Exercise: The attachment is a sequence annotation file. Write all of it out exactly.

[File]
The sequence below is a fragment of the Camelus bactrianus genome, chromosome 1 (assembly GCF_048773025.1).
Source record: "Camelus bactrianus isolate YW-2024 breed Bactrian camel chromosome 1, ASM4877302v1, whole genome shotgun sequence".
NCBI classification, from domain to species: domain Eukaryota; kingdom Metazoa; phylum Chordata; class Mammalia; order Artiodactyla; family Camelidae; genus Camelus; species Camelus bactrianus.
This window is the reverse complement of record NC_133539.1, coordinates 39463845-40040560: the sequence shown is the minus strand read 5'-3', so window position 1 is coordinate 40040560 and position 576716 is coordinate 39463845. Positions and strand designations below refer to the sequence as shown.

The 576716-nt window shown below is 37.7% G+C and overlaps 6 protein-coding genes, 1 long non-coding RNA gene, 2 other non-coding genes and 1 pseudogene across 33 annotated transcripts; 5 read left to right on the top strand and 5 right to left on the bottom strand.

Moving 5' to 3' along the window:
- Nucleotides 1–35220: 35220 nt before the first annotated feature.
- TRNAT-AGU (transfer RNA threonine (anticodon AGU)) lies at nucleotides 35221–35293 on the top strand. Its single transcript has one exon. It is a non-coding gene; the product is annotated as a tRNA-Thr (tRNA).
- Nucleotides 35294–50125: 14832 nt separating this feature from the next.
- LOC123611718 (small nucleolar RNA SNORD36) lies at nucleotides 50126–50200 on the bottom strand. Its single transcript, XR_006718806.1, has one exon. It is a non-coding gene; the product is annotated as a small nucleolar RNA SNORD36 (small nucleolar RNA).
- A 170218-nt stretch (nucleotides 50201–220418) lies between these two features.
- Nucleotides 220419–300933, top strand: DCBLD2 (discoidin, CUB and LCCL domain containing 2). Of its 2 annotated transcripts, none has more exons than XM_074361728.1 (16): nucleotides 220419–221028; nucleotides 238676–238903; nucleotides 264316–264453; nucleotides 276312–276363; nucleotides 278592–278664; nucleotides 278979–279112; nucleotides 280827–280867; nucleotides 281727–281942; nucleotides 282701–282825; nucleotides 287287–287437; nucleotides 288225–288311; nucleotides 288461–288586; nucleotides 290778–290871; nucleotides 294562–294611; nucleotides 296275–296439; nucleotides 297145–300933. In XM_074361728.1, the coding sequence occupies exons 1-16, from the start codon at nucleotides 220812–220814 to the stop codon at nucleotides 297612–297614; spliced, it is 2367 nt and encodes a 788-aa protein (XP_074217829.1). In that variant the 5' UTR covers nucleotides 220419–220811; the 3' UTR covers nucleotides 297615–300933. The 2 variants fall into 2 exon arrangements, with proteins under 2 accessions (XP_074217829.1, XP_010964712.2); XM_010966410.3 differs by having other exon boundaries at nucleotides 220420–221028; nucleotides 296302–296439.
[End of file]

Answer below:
The sequence below is a fragment of the Camelus bactrianus genome, chromosome 1 (assembly GCF_048773025.1).
Source record: "Camelus bactrianus isolate YW-2024 breed Bactrian camel chromosome 1, ASM4877302v1, whole genome shotgun sequence".
NCBI classification, from domain to species: domain Eukaryota; kingdom Metazoa; phylum Chordata; class Mammalia; order Artiodactyla; family Camelidae; genus Camelus; species Camelus bactrianus.
This window is the reverse complement of record NC_133539.1, coordinates 39463845-40040560: the sequence shown is the minus strand read 5'-3', so window position 1 is coordinate 40040560 and position 576716 is coordinate 39463845. Positions and strand designations below refer to the sequence as shown.

The 576716-nt window shown below is 37.7% G+C and overlaps 6 protein-coding genes, 1 long non-coding RNA gene, 2 other non-coding genes and 1 pseudogene across 33 annotated transcripts; 5 read left to right on the top strand and 5 right to left on the bottom strand.

Moving 5' to 3' along the window:
- Nucleotides 1–35220: 35220 nt before the first annotated feature.
- TRNAT-AGU (transfer RNA threonine (anticodon AGU)) lies at nucleotides 35221–35293 on the top strand. Its single transcript has one exon. It is a non-coding gene; the product is annotated as a tRNA-Thr (tRNA).
- Nucleotides 35294–50125: 14832 nt separating this feature from the next.
- LOC123611718 (small nucleolar RNA SNORD36) lies at nucleotides 50126–50200 on the bottom strand. Its single transcript, XR_006718806.1, has one exon. It is a non-coding gene; the product is annotated as a small nucleolar RNA SNORD36 (small nucleolar RNA).
- A 170218-nt stretch (nucleotides 50201–220418) lies between these two features.
- Nucleotides 220419–300933, top strand: DCBLD2 (discoidin, CUB and LCCL domain containing 2). Of its 2 annotated transcripts, none has more exons than XM_074361728.1 (16): nucleotides 220419–221028; nucleotides 238676–238903; nucleotides 264316–264453; nucleotides 276312–276363; nucleotides 278592–278664; nucleotides 278979–279112; nucleotides 280827–280867; nucleotides 281727–281942; nucleotides 282701–282825; nucleotides 287287–287437; nucleotides 288225–288311; nucleotides 288461–288586; nucleotides 290778–290871; nucleotides 294562–294611; nucleotides 296275–296439; nucleotides 297145–300933. In XM_074361728.1, the coding sequence occupies exons 1-16, from the start codon at nucleotides 220812–220814 to the stop codon at nucleotides 297612–297614; spliced, it is 2367 nt and encodes a 788-aa protein (XP_074217829.1). In that variant the 5' UTR covers nucleotides 220419–220811; the 3' UTR covers nucleotides 297615–300933. The 2 variants fall into 2 exon arrangements, with proteins under 2 accessions (XP_074217829.1, XP_010964712.2); XM_010966410.3 differs by having other exon boundaries at nucleotides 220420–221028; nucleotides 296302–296439.